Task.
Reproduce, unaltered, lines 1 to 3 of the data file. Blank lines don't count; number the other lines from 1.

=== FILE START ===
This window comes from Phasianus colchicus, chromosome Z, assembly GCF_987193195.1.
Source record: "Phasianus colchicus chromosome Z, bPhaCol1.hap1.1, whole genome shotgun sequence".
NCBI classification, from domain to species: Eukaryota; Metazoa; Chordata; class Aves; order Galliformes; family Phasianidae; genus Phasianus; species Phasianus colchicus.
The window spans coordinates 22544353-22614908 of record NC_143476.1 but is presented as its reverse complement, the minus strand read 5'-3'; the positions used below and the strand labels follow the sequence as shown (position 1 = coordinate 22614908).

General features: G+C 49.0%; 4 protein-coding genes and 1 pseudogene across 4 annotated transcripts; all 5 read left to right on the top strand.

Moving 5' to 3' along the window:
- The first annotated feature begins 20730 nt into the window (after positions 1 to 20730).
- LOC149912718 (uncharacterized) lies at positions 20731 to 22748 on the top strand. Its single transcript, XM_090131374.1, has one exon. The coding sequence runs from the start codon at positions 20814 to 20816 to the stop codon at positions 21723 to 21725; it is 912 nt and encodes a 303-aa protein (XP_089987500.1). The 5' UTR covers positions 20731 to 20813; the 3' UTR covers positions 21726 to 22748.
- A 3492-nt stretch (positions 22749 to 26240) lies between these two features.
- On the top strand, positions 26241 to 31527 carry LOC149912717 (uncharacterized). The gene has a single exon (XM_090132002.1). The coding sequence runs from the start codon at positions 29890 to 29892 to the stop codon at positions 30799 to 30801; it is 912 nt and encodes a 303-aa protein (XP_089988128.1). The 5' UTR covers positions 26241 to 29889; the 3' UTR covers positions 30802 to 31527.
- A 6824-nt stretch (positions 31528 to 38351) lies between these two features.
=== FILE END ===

This window comes from Phasianus colchicus, chromosome Z, assembly GCF_987193195.1.
Source record: "Phasianus colchicus chromosome Z, bPhaCol1.hap1.1, whole genome shotgun sequence".
NCBI classification, from domain to species: Eukaryota; Metazoa; Chordata; class Aves; order Galliformes; family Phasianidae; genus Phasianus; species Phasianus colchicus.